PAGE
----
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Equatorial mounts?


15 Feb 2011 12:29PM
I'm interested in getting some star field images, whats the best way to go about it?
I have a 1DsMkII and will probably be using a wide to medium zoom lens.
Is a table top equatorial mount good enough to take that kind of weight or would I need to get a tripod mounted version?
Will I need an adaptor to attach the camera to the mount, or does it generally come with the mount?
Is a motorized option better or can the same results be obtained through manual input?
Any help is greatfully appreciated Smile

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Metalhead 7 1.9k 2 England
15 Feb 2011 2:42PM
I'm afraid I can't offer much help, but of the options you've given I think a motorised equatorial mount would be the wisest choice so that it follows the apparent path of the stars due to the rotating Earth. I don't think you'd be able to track that manually, not accurately anyway.

At least with a motorised one you could do long exposures and get the really deep stars to hopefully show up in some detail.

Many people "piggy back" a camera on a motorised telescope that tracks the rotation. That could be an option too, though you'd need the camera mounted towards the front so it doesn't show up in the frame.

Can't really offer any help regarding weights that mounts can accept or whether you'd need a tripod version over a tabletop version, though I'd imagine it would be more secure on a tripod version.
Nigeyboy 6 537 United Kingdom
15 Feb 2011 2:44PM
I had an equatorialy mounted 6inch reflecter some years ago. The EQ3-2 mount was a study affair that held the not insubstantial weight of the tube and counter weights - perhaps equal to 5 or 6 1Ds and lenses!

If you want to track the stars then you will need a set up that allows you to align the mount with the North Star in Polaris. I would say that if you want to track the stars over periods of more than a few minutes, then you would need to look for a motor drive version - manual input would be very difficult indeed over several minutes.

This is the mount i used to have - the motor drives are extra though. If using wide angle lens, you can only expose for a minute or so before noticing star trails - for tracking accurately, you will really need the drives.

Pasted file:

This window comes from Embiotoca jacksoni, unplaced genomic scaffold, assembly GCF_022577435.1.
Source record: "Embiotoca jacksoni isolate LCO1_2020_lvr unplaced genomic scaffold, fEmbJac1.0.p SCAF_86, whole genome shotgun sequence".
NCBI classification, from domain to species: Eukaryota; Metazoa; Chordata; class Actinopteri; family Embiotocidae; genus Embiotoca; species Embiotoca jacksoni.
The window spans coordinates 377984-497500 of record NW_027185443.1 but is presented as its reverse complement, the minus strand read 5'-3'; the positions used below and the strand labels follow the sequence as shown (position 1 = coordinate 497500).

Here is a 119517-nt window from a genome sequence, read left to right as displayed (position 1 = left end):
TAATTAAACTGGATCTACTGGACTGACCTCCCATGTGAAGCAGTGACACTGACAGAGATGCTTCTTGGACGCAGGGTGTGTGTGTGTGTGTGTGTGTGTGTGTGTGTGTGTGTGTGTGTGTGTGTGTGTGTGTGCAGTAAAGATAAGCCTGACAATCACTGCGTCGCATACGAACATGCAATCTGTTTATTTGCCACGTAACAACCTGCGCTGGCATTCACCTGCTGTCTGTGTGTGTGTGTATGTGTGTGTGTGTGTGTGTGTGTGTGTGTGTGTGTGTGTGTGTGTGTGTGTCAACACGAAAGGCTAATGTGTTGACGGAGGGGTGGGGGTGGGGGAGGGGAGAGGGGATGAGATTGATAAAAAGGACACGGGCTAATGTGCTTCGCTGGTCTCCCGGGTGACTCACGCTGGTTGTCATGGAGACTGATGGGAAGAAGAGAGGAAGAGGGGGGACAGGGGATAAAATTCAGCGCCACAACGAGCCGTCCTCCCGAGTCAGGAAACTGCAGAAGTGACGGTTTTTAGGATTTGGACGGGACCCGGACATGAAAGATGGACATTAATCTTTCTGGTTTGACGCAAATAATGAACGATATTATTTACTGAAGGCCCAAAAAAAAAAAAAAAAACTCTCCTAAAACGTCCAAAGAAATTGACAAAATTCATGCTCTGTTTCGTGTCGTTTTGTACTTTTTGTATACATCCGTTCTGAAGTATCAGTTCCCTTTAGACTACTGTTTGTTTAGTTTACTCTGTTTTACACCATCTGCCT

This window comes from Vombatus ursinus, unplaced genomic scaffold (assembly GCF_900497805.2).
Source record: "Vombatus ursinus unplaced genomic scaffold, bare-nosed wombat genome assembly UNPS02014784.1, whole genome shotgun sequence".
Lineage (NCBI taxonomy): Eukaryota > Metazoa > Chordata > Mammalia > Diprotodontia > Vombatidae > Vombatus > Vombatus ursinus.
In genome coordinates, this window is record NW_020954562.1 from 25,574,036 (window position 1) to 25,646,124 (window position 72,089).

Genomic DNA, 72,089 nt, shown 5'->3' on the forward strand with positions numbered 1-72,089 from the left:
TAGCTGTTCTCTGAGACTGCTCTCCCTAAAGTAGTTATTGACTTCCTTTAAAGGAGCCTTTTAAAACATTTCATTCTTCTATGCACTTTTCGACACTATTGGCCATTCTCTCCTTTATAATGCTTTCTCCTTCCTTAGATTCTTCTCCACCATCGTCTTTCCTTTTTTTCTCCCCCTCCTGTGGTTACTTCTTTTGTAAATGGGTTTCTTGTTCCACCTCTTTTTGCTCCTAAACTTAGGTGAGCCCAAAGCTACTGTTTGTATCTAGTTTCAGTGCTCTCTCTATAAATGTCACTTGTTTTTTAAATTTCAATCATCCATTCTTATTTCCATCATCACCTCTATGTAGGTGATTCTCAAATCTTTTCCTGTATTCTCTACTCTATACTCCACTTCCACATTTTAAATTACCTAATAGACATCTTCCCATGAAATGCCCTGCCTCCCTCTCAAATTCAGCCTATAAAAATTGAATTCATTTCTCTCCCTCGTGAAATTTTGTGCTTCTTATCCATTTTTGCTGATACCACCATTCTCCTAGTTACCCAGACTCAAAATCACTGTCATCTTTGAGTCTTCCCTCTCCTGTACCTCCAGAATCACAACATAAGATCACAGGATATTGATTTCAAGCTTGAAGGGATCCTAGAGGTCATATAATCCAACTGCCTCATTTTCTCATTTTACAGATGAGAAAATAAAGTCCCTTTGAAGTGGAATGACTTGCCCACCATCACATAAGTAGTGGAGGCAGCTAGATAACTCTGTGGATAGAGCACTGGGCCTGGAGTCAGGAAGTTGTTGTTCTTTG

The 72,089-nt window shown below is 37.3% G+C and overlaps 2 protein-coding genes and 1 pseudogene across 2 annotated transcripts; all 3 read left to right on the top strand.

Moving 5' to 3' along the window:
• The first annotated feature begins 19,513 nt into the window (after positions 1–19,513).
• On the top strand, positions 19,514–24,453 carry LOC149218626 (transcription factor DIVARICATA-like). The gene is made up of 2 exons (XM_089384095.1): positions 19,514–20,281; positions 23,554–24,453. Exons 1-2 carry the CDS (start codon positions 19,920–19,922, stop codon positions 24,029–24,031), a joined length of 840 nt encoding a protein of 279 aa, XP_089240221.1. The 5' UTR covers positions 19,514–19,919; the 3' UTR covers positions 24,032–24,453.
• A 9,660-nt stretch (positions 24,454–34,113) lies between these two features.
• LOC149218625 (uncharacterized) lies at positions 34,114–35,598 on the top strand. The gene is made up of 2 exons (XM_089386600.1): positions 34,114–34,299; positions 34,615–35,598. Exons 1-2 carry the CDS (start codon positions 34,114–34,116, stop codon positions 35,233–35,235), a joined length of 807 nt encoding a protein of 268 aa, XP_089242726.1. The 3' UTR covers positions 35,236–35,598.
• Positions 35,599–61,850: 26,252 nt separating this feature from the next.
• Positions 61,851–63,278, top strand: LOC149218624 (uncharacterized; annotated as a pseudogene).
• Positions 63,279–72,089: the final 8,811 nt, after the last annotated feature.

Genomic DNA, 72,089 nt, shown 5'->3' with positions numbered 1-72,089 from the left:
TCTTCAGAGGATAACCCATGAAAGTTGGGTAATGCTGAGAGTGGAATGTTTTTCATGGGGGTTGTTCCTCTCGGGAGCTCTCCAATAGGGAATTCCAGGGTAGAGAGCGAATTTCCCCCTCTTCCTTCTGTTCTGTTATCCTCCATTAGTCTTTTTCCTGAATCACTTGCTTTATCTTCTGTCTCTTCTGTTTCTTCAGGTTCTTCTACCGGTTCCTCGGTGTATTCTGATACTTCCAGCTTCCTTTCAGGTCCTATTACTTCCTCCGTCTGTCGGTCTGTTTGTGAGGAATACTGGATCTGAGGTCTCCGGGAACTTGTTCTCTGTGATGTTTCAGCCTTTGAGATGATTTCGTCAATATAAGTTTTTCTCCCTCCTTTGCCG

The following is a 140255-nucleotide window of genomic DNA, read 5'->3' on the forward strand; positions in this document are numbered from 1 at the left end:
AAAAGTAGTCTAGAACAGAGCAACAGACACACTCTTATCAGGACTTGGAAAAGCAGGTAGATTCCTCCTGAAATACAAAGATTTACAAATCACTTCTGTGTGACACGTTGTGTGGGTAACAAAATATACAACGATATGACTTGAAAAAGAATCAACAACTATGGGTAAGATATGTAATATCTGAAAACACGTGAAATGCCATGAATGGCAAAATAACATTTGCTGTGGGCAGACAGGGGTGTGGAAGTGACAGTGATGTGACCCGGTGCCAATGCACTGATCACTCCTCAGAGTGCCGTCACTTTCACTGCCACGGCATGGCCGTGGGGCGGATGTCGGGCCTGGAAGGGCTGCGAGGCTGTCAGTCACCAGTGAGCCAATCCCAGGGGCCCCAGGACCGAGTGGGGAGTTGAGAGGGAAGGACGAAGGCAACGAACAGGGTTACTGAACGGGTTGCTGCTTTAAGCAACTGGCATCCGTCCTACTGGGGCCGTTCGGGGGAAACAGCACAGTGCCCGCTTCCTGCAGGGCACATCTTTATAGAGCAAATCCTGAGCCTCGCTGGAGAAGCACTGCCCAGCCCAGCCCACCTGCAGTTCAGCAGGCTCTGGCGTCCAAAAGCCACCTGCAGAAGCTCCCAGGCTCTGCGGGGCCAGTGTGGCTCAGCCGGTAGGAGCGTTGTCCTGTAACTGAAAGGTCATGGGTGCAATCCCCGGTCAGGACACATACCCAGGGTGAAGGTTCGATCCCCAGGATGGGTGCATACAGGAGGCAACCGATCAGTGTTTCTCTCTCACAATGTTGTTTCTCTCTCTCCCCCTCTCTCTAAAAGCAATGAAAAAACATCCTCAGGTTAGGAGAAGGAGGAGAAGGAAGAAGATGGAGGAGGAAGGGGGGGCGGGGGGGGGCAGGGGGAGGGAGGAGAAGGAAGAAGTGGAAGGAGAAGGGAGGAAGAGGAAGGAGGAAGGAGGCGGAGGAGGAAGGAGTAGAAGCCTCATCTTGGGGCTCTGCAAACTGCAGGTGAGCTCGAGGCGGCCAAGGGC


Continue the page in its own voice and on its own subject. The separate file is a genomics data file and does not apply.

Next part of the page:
May be pop along to a local astronomy club to see what the advise.

Can't advise on mounting the camera directly to one of these mounts - my versions rings that held the tube in had a screw thread on top to mount an SLR.

Of course - you could always go with this one!!
15 Feb 2011 4:48PM
Thank you very much for your advice so far. The EQ3-2 looks like a contender, with motor drives.
Gonna google some local astronomy clubs, see what crops up.
15 Feb 2011 6:30PM
This looks quit intresting.
http://www.astrotrac.com/
Metalhead 7 1.9k 2 England
17 Feb 2011 9:53AM
Got an e-mail from Sky At Night magazine yesterday. They're about to start a 6 week section about astrophotography. Might be some useful tips in there. You could always browse the mag and see if you think it will be useful?
MrGoatsmilk 6 1.5k England
17 Feb 2011 10:23AM
A good place to have a look is on Stargazerslounge there is an area in there just for imaging, and some amazing shots too. I keep trying deep sky astrophotography with my Lx90 and 40D either the clouds are in the way or damn street lights. I need a week in darkest Wales without the clouds.


Edit

Just found this in my bookmarks, may be of some help.
17 Feb 2011 3:31PM
Already stumped up the cash for an Astrotrac after reading a review of it in Sky at Night magazine. I'll definitely be getting the issues with astrophotography in it. Seems not to complicated to set up reasonably quickly in a remote location.
And thanks for the link MrGoatsmilk, just what I've been looking for all in one place, bonus!

Thanks for all your help everyone, hopefully I'll have some images for you in the not too distant future Smile

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